The rule about Lacy staying behind us when going up and down the stairs is for the safety of my mom. My mom is 78 years old and a large dog barreling past her on the stairs could easily knock her down and hurt her.
      Cool. This makes more sense to me.

    11. #8
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      [QUOTE=Netmonkey;178181]ahh...

      The rule about Lacy staying behind us when going up and down the stairs is for the safety of my mom. My mom is 78 years old and a large dog barreling past her on the stairs could easily knock her down and hurt her.[/
      QUOTE]

      I knew exactly what you meant. Dan is good about waiting for me to go first. Sunnie has been reluctant to take commands ever since we first got her and this is one thing that she hasn't absorbed from seeing Dan do the right thing. Sunnie usually waits for me to start going down, squeezes in to the side of me, immediately crosses over to the other side in front of me and continues down that way. She has taught us to just accommodate her way of doing things.

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      Netmonkey (11-27-2018)

    13. #9
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      You may want to try to use Lacy's food as a motivator by using her meal kibble as training treats, i.e. no actual meals - just use the normal daily portion as training treats throughout the day. Lido's trainer encourages this to keep them motivated. Hunger is a strong motivator for many dogs.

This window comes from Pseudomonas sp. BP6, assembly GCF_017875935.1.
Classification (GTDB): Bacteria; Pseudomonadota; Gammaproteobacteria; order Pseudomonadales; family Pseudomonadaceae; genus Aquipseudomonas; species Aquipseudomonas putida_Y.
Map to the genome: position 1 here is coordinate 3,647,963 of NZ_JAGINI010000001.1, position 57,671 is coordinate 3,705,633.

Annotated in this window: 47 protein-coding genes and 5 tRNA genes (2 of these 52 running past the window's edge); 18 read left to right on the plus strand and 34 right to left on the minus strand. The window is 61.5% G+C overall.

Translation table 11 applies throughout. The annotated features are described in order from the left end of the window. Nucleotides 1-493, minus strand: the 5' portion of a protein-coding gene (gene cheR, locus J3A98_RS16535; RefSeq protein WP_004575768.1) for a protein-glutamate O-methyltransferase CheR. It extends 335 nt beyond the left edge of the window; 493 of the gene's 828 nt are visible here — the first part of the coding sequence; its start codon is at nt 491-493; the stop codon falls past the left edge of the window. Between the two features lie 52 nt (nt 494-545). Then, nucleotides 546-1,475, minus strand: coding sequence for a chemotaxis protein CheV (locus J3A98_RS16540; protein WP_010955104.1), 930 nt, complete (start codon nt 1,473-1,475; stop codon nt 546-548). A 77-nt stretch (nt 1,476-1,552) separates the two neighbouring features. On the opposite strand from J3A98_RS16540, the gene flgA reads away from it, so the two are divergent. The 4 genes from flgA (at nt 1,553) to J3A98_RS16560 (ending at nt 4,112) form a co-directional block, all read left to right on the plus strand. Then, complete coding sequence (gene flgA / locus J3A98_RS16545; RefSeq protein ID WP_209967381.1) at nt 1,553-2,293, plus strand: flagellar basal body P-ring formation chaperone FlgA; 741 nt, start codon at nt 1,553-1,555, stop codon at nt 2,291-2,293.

I agree with you regarding having the dog wait to go through doorways and up/down stairs. We do the same with Lido. We have young grandchildren, and I don't want them plowed over!

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      Netmonkey (11-27-2018)

    15. #10
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      Quote Originally Posted by Beth C View Post
      You may want to try to use Lacy's food as a motivator by using her meal kibble as training treats, i.e. no actual meals - just use the normal daily portion as training treats throughout the day. Lido's trainer encourages this to keep them motivated. Hunger is a strong motivator for many dogs.

      I agree with you regarding having the dog wait to go through doorways and up/down stairs. We do the same with Lido. We have young grandchildren, and I don't want them plowed over!